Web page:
WASHINGTON — Regulators may not find much in the America Online-Time Warner deal to chew on, but public interest advocates are gnashing their teeth over what they see as one of the most painful defections since Darth Vadar turned to the dark side.
“Steve Case is the Benedict Arnold of the digital age,” said Jeff Chester of the Center for Media Education. Chester and other public interest advocates believe, despite AOL chairman Case’s assurances to the contrary, that AOL, soon to be a cable system operator, will abandon its fight to force cable systems to open their high-speed networks to other Internet service providers.
Case has been a leader in the so-called open access fight, arguing the issue himself before the Federal Communications Commission and on Capitol Hill, and his company has spent millions funding public interest groups that also want cable systems to give consumers a choice between Internet service providers.
The cable industry opposes the effort insisting that if AT&T, or Time Warner for that matter, want to force subscribers to pay for their @Home or Roadrunner Internet service provider as a condition for high-speed Web access, that’s their business.
Analysts suggested Monday that there will not be much room for regulators to interfere with the deal. The FCC has limited authority to review the deal, although it must rule on the transfer of Time Warner’s WTBS in Atlanta.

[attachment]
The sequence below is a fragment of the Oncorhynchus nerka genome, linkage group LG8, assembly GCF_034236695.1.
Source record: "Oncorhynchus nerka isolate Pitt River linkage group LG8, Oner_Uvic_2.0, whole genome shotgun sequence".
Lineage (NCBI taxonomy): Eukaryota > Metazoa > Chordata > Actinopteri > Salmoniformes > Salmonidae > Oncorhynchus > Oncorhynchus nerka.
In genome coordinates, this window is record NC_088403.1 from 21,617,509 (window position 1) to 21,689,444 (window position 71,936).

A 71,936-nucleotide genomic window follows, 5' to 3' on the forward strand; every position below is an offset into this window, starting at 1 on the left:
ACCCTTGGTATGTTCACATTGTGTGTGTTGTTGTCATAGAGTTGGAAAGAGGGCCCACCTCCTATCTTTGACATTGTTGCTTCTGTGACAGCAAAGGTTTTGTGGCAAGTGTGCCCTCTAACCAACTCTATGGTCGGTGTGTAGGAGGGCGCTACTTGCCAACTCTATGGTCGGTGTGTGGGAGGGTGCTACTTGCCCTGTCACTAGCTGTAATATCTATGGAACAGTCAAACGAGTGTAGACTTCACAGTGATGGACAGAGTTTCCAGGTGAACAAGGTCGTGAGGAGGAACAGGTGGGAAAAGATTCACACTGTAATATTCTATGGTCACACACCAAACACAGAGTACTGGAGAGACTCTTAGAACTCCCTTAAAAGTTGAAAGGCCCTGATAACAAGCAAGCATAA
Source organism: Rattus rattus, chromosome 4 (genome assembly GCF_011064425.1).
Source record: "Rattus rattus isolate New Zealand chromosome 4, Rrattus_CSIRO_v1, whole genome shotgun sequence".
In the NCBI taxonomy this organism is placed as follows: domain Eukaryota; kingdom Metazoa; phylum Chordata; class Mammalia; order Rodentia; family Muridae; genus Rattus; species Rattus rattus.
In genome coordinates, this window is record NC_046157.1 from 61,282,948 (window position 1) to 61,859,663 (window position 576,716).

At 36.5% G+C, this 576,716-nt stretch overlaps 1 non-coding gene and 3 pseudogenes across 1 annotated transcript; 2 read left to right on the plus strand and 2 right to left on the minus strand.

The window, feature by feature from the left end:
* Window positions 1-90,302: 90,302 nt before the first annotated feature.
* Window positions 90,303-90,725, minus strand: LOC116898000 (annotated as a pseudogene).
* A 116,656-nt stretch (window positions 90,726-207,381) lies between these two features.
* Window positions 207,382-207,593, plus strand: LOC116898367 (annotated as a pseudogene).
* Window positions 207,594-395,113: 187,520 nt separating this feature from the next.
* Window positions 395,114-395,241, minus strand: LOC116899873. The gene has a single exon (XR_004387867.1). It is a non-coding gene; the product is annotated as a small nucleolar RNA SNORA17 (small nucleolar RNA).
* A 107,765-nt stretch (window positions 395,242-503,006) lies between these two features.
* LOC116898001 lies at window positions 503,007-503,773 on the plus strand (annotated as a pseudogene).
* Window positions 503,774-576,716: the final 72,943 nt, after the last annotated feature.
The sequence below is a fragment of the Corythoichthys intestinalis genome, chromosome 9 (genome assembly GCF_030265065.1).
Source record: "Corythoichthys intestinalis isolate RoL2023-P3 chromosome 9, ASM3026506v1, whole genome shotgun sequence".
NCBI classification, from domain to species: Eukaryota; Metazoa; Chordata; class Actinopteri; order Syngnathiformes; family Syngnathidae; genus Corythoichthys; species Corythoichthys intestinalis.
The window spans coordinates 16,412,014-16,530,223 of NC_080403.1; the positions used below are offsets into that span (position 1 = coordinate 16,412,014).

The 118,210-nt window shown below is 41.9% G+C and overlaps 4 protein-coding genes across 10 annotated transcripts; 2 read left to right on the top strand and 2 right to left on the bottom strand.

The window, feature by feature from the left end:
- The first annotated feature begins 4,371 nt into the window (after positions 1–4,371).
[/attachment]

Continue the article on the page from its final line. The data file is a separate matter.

In addition, the FCC will have the authority to review dozens of microwave licenses operated by Time Warner.
Because of the size of the deal, either the Justice Dept. or the Federal Trade Commission must review it for potential opportunities to abuse market power. But analysts insist that AOL and Time Warner operate in separate worlds, leaving little room for overlap that would increase market power from current levels.
Just as public interest advocates blasted Case’s decision to join forces with Time Warner, cable industry execs embraced the merger as good news for the entire industry. “We have basically averted a war with AOL,” said one media industry mogul. The source explained that AOL now has tied its fate to the cable industry and will no longer push for anything that works against that interest.
During the press conference announcing the deal, Case insisted that he was still committed to open access, but public interest groups remain unconvinced. “Consumers do not want to be beholden to a giant Internet dictatorship, even if it promises to be a benevolent one,” said the Media Access Project, the Consumers Federation of America, the Consumers Union and the Center for Media Education in a statement jointly released by the orgs.
The coalition of public interest groups places the blame squarely on the Clinton administration, which it says enforced a “weak competition policy” that has allowed for “enormous consolidations.”
Chester specifically blames FCC chairman Bill Kennard for AOL’s decision to purchase Time Warner. Kennard has refused to regulate cable’s business on the Internet, much to AOL’s and Case’s frustration. Chester believes Case felt that he had to buy Time Warner to ensure that his company would survive as the Internet moved to higher-speed conduits controlled by cable companies.
According to Chester, Kennard should have done more to assure AOL and other Internet companies that cable would not be allowed to shut out competitors on their high-speed networks.